Dallas Cowboys

Cowboys’ ‘We-fense’ lacks Pro Bowlers, but not unity

The Cowboys, swarming Alfred Morris of the Redskins, have the eighth-ranked run defense in the NFL.
The Cowboys, swarming Alfred Morris of the Redskins, have the eighth-ranked run defense in the NFL. AP

Everybody doubted them.

The Dallas Cowboys defense was the third-worst in league history in 2013 and seemingly took steps backward in the off-season. Longtime fixture DeMarcus Ware departed for Denver, Jason Hatcher bolted to Washington, and Sean Lee was lost to an injury before the season began.

But what a difference a season can make.

Who thought Rolando McClain would go from bust to promising player by showing signs of his college self?

Who knew Jeremy Mincey could disrupt the backfield and provide a veteran presence in the locker room?

And did anyone expect anything of substance from fourth-round pick Anthony Hitchens?

The list just goes on from there.

Tyrone Crawford has turned into a force as a defensive tackle; Bruce Carter continues to make big plays at critical times; and Orlando Scandrick might be one of the more underrated cornerbacks in the league.

“I’m excited to see our team who was expected to do nothing rise to the occasion,” Mincey said. “The great thing is guys understood if you expect to be great, you can become great. They started getting the mentality of it and did a good job of reaching their full potential.

“I’m so proud of everyone on defense. We’re ready, man.”

There’s no question the defense has exceeded expectations with relatively no-name guys and is a confident bunch going into the wild-card game against the Detroit Lions on Sunday.

Sure, guys such as Anthony Spencer and Henry Melton were players who made Pro Bowls at one point in their careers, but were trying to rebound from injuries. Brandon Carr is among the highest-paid cornerbacks in the league, and McClain was a star in college.

But nobody knew where their level of play would be this season and it’s something the unit has turned from a negative into a positive. They consider themselves a “we-fense,” a group that has no Pro Bowlers or standout players, but is successful because they play as a team.

“It’s definitely night and day from last year,” safety Barry Church said. “Not only has our defense grown and jelled, we’ve learned how to play with one another and off each other’s strengths. We have a good thing going right now.”

Yes, they do.

This is a group that had such low expectations going into the season that people considered it a “win” when opposing teams settled for field goals instead of touchdowns early in the season.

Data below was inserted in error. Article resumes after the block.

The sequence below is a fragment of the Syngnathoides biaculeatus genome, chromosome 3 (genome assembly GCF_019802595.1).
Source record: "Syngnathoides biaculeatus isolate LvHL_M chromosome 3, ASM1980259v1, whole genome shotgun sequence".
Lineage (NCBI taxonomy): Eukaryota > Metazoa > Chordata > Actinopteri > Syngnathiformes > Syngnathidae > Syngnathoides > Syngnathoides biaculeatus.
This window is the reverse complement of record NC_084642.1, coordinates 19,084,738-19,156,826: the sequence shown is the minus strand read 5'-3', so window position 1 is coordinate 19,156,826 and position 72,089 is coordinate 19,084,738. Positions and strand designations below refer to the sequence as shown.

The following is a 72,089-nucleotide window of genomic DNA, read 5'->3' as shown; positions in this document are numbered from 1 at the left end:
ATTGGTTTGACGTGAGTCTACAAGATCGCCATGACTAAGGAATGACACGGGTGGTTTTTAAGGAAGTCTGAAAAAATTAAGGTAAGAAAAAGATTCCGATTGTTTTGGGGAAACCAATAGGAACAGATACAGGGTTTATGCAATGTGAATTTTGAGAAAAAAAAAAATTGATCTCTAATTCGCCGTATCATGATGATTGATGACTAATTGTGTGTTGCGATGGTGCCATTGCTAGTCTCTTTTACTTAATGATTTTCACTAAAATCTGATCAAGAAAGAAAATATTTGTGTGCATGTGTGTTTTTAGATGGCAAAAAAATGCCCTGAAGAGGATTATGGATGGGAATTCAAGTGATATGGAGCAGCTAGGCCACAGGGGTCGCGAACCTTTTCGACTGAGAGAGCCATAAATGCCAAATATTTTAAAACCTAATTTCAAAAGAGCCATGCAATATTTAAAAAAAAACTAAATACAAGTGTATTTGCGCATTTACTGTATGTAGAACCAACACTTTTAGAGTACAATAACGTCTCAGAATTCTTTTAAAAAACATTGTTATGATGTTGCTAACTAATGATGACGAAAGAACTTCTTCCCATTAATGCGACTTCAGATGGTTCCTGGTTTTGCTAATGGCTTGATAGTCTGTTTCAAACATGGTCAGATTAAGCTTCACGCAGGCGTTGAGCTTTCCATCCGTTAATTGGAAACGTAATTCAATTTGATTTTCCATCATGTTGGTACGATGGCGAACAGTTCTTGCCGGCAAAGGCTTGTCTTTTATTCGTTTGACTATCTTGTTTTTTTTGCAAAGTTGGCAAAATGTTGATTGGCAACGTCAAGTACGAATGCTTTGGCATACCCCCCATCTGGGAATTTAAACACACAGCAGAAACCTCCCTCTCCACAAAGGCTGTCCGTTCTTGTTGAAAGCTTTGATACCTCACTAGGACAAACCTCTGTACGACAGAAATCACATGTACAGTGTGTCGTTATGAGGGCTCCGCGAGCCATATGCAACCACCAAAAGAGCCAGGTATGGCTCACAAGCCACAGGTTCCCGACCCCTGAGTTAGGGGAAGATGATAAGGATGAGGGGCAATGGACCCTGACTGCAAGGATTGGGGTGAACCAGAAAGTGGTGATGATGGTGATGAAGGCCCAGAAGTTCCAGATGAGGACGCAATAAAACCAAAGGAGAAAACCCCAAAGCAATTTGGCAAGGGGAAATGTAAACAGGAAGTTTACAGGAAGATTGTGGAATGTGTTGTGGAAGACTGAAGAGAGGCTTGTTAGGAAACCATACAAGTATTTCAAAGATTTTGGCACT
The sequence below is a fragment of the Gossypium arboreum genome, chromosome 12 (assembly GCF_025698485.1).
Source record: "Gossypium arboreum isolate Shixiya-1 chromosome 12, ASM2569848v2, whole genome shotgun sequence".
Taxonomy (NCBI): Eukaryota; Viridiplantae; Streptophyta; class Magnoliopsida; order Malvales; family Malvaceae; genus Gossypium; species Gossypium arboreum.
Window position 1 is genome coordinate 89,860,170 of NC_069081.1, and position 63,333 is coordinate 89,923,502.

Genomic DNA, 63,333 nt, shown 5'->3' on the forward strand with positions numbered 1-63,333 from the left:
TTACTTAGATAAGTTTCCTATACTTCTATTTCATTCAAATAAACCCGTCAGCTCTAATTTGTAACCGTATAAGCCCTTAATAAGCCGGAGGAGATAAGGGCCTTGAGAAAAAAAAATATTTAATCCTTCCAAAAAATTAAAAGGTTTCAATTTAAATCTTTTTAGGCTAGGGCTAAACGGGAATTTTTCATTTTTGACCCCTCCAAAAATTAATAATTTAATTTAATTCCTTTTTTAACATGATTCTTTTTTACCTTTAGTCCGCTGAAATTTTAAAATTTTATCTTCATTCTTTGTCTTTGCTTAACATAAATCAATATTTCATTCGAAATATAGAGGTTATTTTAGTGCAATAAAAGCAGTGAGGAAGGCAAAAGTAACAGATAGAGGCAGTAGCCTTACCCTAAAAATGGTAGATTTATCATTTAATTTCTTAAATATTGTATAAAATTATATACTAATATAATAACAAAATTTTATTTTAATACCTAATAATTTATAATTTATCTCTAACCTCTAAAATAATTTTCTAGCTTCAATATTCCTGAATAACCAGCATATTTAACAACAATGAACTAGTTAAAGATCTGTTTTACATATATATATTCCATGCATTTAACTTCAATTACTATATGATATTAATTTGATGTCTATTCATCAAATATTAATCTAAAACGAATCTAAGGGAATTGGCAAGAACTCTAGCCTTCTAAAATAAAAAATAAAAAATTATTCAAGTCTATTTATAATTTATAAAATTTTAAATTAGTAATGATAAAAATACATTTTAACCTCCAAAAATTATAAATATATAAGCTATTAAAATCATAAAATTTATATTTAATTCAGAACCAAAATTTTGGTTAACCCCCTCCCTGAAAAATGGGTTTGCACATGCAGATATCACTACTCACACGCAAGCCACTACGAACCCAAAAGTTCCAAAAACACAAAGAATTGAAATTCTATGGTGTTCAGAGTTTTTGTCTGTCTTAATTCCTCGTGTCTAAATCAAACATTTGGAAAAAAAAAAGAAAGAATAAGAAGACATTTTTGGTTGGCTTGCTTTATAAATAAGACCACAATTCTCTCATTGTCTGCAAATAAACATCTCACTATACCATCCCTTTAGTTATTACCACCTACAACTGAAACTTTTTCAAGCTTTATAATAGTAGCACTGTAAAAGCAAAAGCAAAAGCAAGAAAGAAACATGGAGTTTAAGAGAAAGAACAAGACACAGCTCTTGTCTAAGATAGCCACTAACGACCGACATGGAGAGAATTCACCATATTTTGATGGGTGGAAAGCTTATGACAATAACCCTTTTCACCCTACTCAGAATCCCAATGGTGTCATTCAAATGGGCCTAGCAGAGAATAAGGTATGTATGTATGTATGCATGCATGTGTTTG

Now, this is the eighth-best run defense in the league, which is more than capable of producing its fair share of three-and-outs. There are still warts, such as the pass defense at times, but the Cowboys rank a surprising 19th in total defense.

That might not sound great, but it’s borderline miraculous considering what most expected. Equally important has been the defense’s knack for turnovers. The Cowboys finished second in the NFL with 31 takeaways, trailing only Houston’s 34.

Credit must go to defensive coordinator Rod Marinelli, who consistently preaches the importance of stripping at the ball at all times.

Marinelli referred to December as “Punch Out December” at the start of every meeting, and reinforced it daily during practice. The end result was the defense producing 12 turnovers in December, including a season-high four in the finale last week at Washington.

“We’re just relentless on it,” said Marinelli, who is among the candidates for assistant coach of the year.

“As soon as you don’t emphasize it, you don’t do it. Sometimes you can have a game where you don’t get any, but the strip attempts are there. If you have enough attempts, eventually you’re going to get them out.”

The message this month?

Score in January.

Spencer might have inspired that phrase by scoring his first career touchdown at Washington when he returned a fumble 5 yards on a strip-sack by Terrell McClain.

At the end of the day, there’s no question this defense is peaking at the right time going into the playoffs.

“Playing pretty dominant in the month of December, looking for some carryover going into the playoff season,” Carr said. “Guys are just clicking on all cylinders, coaching staff, players. The expectation level is being met. Sundays is meant for guys going out and executing and having fun.”

Drew Davison, 817-390-7760

Twitter: @drewdavison

Takeaway machine

The Dallas Cowboys recorded 31 takeaways in 2014 — the most since the 2006 squad had 31 — and finished second in the league with that total. Dallas created 12 turnovers in December.



















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